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Yeah, umm, kind of scary

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I remember a line from graduate school (Bataille, maybe?) that goes something like: the only thing worse than going completely unnoticed is to be noticed. I'm sure I have it wrong, but the gist is something to that effect.

And I recall it here because in a fairly short time, I've learned of three different courses that are using my little book, at Rowan, Central Florida, and Idaho. I'll add the other links when I can. Those are the ones I know of, anyhow.

I'm not sure what else to say, except that it's simultaneously exciting and terrifying to be a book. I asked my 601 students to read a chapter from it this semester, but mainly that was because I also gave them copies of the JAC article that the chapter used to be, as well as the dissertation chapter that was heavily revised into the JAC piece. That was the first time that I myself had read the three versions of that chapter in close proximity--it was an interesting exercise to be sure. Even more than a decade out, it's still difficult for me to read my own work. I'm hyperaware of my quirks as well as my limitations, and in the end, I find myself hoping that there's something of value to take away despite all that. I do think there is, but then I would, wouldn't I?

I've been meaning to add a quick link here to Jim Brown's comments about the book over at the Blogora, both because that was the first public mention of the book that I've seen, and because I appreciate the fact that Jim gets to the heart of one of the themes that still resonates for me, the move from object to interface.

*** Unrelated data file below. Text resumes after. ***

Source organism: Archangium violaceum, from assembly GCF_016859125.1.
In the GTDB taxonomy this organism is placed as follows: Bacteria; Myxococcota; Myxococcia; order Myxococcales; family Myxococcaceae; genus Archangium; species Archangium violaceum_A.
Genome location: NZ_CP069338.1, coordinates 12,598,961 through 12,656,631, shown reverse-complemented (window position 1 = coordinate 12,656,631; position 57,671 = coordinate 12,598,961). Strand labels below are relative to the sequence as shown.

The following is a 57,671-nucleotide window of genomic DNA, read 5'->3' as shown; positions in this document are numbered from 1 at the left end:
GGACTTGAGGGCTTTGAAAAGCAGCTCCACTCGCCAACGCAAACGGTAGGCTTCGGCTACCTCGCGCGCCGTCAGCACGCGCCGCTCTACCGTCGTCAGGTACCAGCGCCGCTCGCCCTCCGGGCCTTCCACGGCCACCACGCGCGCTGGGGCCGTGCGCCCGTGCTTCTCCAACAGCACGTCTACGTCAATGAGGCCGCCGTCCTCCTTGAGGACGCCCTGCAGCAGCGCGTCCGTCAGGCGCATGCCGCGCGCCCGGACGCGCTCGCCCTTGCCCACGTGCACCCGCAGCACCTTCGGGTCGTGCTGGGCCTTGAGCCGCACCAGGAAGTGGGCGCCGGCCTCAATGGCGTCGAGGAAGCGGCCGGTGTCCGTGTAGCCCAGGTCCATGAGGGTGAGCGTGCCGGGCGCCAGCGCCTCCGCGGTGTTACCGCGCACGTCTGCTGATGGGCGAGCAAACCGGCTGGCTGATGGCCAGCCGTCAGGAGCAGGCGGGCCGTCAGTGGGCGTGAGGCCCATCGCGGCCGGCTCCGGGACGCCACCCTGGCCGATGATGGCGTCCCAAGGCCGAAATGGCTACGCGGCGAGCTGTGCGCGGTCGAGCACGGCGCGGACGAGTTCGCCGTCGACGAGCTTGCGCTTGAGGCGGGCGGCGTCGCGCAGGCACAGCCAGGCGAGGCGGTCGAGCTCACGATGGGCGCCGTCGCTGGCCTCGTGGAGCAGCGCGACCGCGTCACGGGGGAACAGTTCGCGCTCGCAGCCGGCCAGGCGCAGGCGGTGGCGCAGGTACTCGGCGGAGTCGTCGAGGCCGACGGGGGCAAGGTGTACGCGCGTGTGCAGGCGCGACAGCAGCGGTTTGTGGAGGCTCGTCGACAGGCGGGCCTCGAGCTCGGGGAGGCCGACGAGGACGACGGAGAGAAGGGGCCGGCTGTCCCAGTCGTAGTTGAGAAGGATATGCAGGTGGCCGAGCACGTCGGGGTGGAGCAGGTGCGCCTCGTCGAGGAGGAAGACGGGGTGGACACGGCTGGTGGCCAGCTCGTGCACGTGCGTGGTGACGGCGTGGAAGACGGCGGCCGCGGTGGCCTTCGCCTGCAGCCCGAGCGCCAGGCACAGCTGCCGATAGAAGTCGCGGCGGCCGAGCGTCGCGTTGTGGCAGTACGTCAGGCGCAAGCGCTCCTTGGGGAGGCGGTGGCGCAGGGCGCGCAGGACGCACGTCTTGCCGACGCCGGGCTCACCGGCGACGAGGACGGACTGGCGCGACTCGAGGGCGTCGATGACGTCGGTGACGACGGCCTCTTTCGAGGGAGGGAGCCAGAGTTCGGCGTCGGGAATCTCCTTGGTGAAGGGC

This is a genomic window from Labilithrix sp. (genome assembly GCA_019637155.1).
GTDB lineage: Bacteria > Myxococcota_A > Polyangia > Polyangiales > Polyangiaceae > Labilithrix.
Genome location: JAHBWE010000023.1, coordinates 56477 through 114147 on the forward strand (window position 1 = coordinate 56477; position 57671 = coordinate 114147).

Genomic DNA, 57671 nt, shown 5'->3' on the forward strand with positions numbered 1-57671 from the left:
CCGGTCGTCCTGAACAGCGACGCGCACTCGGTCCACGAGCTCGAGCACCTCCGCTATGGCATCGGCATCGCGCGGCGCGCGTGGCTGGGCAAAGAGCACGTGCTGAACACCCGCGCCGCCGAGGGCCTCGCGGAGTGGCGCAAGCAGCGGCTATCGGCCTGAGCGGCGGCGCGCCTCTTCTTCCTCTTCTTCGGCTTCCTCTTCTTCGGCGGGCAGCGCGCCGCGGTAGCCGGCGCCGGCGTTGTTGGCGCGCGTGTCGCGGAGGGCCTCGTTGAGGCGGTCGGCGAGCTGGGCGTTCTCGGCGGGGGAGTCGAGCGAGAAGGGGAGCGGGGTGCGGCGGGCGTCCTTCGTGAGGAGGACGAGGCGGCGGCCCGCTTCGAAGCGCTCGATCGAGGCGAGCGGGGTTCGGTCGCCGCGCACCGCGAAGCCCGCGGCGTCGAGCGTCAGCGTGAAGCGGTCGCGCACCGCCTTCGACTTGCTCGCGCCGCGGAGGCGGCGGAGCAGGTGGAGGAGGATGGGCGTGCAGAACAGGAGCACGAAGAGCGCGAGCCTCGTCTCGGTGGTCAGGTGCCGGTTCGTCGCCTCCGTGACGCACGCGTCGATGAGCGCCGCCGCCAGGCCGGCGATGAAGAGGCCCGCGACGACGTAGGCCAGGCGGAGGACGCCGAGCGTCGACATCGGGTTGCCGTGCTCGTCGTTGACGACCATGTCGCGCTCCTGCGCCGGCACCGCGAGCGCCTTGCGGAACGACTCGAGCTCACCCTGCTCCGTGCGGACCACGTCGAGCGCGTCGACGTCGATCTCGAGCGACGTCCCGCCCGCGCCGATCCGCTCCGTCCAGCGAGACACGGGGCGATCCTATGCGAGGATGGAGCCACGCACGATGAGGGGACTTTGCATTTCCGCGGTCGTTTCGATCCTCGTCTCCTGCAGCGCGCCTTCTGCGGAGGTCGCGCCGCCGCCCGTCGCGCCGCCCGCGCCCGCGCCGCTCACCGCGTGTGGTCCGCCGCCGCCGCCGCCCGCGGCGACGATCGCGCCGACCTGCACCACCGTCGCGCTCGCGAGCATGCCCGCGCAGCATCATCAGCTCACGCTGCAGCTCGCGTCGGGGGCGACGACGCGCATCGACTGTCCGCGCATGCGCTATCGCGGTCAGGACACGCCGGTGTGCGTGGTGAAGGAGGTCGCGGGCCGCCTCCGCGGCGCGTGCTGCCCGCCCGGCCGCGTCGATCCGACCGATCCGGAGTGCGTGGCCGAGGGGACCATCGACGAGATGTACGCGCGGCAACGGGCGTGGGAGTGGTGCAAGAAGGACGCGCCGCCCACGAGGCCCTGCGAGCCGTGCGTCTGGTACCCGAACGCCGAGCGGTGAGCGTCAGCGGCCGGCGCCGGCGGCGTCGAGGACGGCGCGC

Anyway, on the off-chance that anyone comes looking, I'm going to try to be a little extra accessible online while folks are reading LF, and if I can answer any questions, let me know. Drop me a note, FB comment, Twitter DM, etc.

Any APA gurus available?

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On a more serious note, I have a question for anyone who has better knowledge of APA style than I (this is a very large category of people, I suspect).

For reasons that will remain mysterious, my book was copyedited into APA style, and rather than have it turned back into MLA, I just went with it. But I'm coming across occasional issues in my MS, given my unfamiliarity with APA. For example, there are several points in the manuscript where I mention someone's reference of other work. For example, I might say that Scholar X builds on Scholar Y's idea of Z, where Z is a perspective or term that has been elaborated over a series of publications. I'm quoting Scholar X, and thus I need to include her in my bibliography and include the pub date in the text itself. I understand that.